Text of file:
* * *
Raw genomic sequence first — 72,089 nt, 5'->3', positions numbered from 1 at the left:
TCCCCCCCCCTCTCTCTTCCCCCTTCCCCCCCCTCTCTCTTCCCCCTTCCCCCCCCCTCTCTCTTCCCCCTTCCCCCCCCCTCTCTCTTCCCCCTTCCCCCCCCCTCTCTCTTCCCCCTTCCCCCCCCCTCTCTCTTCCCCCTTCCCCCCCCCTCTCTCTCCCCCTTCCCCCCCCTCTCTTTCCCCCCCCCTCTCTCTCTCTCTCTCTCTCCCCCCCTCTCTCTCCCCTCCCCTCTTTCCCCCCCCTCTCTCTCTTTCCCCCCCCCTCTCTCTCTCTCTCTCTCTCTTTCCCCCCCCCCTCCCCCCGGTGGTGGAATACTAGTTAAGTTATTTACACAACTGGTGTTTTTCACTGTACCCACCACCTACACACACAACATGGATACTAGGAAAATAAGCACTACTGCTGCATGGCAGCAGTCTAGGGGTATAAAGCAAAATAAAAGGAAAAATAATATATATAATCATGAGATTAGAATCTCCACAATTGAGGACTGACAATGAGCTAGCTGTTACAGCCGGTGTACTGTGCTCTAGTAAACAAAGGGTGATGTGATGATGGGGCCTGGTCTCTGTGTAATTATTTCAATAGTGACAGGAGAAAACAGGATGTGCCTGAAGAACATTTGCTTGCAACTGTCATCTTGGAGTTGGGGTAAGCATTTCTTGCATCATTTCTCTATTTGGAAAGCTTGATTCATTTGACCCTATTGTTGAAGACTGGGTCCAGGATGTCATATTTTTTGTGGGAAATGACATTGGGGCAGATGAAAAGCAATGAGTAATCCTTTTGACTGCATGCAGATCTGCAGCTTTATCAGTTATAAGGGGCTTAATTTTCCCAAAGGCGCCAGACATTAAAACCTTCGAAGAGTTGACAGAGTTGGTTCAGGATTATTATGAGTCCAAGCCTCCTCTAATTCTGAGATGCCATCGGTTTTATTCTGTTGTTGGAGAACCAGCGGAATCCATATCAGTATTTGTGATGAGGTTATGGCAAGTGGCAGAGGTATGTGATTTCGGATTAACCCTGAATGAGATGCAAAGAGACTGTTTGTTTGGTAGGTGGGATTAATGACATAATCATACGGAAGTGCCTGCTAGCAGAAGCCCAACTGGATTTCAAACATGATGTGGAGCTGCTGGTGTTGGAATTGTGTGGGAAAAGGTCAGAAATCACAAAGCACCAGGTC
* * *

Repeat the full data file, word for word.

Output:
Raw genomic sequence first — 72,089 nt, 5'->3', positions numbered from 1 at the left:
TCCCCCCCCCTCTCTCTTCCCCCTTCCCCCCCCTCTCTCTTCCCCCTTCCCCCCCCCTCTCTCTTCCCCCTTCCCCCCCCCTCTCTCTTCCCCCTTCCCCCCCCCTCTCTCTTCCCCCTTCCCCCCCCCTCTCTCTTCCCCCTTCCCCCCCCCTCTCTCTCCCCCTTCCCCCCCCTCTCTTTCCCCCCCCCTCTCTCTCTCTCTCTCTCTCCCCCCCTCTCTCTCCCCTCCCCTCTTTCCCCCCCCTCTCTCTCTTTCCCCCCCCCTCTCTCTCTCTCTCTCTCTCTTTCCCCCCCCCCTCCCCCCGGTGGTGGAATACTAGTTAAGTTATTTACACAACTGGTGTTTTTCACTGTACCCACCACCTACACACACAACATGGATACTAGGAAAATAAGCACTACTGCTGCATGGCAGCAGTCTAGGGGTATAAAGCAAAATAAAAGGAAAAATAATATATATAATCATGAGATTAGAATCTCCACAATTGAGGACTGACAATGAGCTAGCTGTTACAGCCGGTGTACTGTGCTCTAGTAAACAAAGGGTGATGTGATGATGGGGCCTGGTCTCTGTGTAATTATTTCAATAGTGACAGGAGAAAACAGGATGTGCCTGAAGAACATTTGCTTGCAACTGTCATCTTGGAGTTGGGGTAAGCATTTCTTGCATCATTTCTCTATTTGGAAAGCTTGATTCATTTGACCCTATTGTTGAAGACTGGGTCCAGGATGTCATATTTTTTGTGGGAAATGACATTGGGGCAGATGAAAAGCAATGAGTAATCCTTTTGACTGCATGCAGATCTGCAGCTTTATCAGTTATAAGGGGCTTAATTTTCCCAAAGGCGCCAGACATTAAAACCTTCGAAGAGTTGACAGAGTTGGTTCAGGATTATTATGAGTCCAAGCCTCCTCTAATTCTGAGATGCCATCGGTTTTATTCTGTTGTTGGAGAACCAGCGGAATCCATATCAGTATTTGTGATGAGGTTATGGCAAGTGGCAGAGGTATGTGATTTCGGATTAACCCTGAATGAGATGCAAAGAGACTGTTTGTTTGGTAGGTGGGATTAATGACATAATCATACGGAAGTGCCTGCTAGCAGAAGCCCAACTGGATTTCAAACATGATGTGGAGCTGCTGGTGTTGGAATTGTGTGGGAAAAGGTCAGAAATCACAAAGCACCAGGTC